The second caution though was just around the corner on lap 58 when Kyle Busch blew a right front tire and hit the turn three wall. Busch had reported that he was going to need a new set of eyeballs because the car was vibrating so much. 

Busch went to the garage to join teammate Denny Hamlin.

All the lead lap cars hit pit road for their second pit stop of the day. Stewart was the biggest losers on this stop as he went from third to seventh. Montoya, Martin, Vickers, Greg Biffle, and Johnson were the first five cars off pit road.

Another right front went down on the No. 77 of Sam Hornish Jr., 2006 Indianapolis 500 winner, after he got loose on lap 69 and hit the wall.

At that same time, Michael Waltrip brought his Napa Toyota to pit road reporting that he was overheating.

Lap 80 marked the halfway point of the Allstate 400 but not much was different among the leader board. 

Montoya held the top stop and ten laps later, Jeff Gordon began the charge down pit road for green flag pit stops. 

Not surprisingly, Montoya got no changes on his pit stop and was cycled through as the leader. The only problems on the pit stops were Terry Labonte driving the No. 08 was too fast existing pit road and had to serve a pass through penalty. 

With less then 50 laps to go, Montoya held a four-second lead over Mark Martin along with 104 laps led. But one final pit stop remained for all the leaders. 

With 37 laps to go the leaders began to hit pit road, Biffle and Kasey Kahne were among the first ones down along with Martin Truex Jr. and Kevin Harvick. Harvick was having one of his best runs of the year pitting from a top ten position.

Montoya hit pit road with 35 laps to go and had an air pressure adjustment done to his car after telling the crew that it was loose. He would be penalized though for speeding on pit road and would curse NASCAR saying they ruined his day.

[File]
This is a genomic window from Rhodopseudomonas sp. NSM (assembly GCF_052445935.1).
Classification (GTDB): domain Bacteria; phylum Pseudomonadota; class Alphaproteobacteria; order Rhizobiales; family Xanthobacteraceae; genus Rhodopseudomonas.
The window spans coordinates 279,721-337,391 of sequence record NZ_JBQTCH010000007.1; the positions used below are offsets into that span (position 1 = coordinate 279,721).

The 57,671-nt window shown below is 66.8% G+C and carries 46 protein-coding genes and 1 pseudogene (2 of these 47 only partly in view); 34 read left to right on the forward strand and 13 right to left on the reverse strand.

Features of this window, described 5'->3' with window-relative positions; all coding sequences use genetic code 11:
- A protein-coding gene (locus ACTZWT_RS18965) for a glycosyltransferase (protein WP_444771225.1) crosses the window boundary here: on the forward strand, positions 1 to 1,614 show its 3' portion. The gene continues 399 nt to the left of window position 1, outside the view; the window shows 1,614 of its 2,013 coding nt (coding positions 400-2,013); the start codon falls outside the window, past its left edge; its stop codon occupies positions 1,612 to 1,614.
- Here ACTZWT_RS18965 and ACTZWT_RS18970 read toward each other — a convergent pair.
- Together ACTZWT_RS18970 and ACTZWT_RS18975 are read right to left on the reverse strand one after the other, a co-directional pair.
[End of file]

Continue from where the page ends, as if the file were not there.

Montoya had led 116 laps up until that point but he was more concerned with saying that NASCAR had "screwed" him even though the pit road speeds are computerized and not made by a judgement call by a NASCAR official. 

That put Mark Martin in the lead for the first time since lap 4 and with 35 laps to go Dale Earnhardt Jr., who had been running in the top ten all day long, blew an engine in a big way coming off turn four and his day was done.

Because of the extensive cleanup from Earnhardt Jr.'s engine, the race did restart until there was 25 laps to go and Martin's teammate Jimmie Johnson got around him to lead the race for the first time all day. 

With less then 20 laps to go, the Hendrick Motorsports teammates, Johnson and Martin were left to fight it out for the right to kiss the bricks. 

Michael Waltrip retired his car from the race with 13 laps to go. Montoya meanwhile had restarted 12th after his pass through penalty but lost a few positions and was only able to rebound back to the 12th position. 

With 5 laps to go, Martin closed the gap on Johnson thanks to being able to put his car all the way on the bottom of the race track in a lower line then what Johnson was running. 

But it wouldn't be enough as Jimmie Johnson held on to win his third Allstate 400 and became the first driver to win the race in back-to-back years. 

Mark Martin finished second, points leader Tony Stewart finished third, Greg Biffle fourth, and Brian Vickers came home in the fifth position.

Kevin Harvick and RCR had a good day as Harvick came home sixth with the rest of the top consisting of: Kasey Kahne, David Reutimann, Jeff Gordon, and Matt Kenseth.

Juan Pablo Montoya finished 11th after leading the most laps.

"Damn that guy's fast," Johnson said in victory lane about Martin. "For an old guy, he had me worried." 

Crew chief Chad Knaus said, "We changed an awful lot on this car this morning and relied a lot on our teammates...we knew if we could get out front near the end we could have a shot at it." 

Jimmie Johnson led 24 laps in route to his third win at the Brickyard and now the No. 48 Lowes team gets to leave there with the best taste in racing: kissing the dirty, gritty bricks of the Indianapolis Motor Speedway.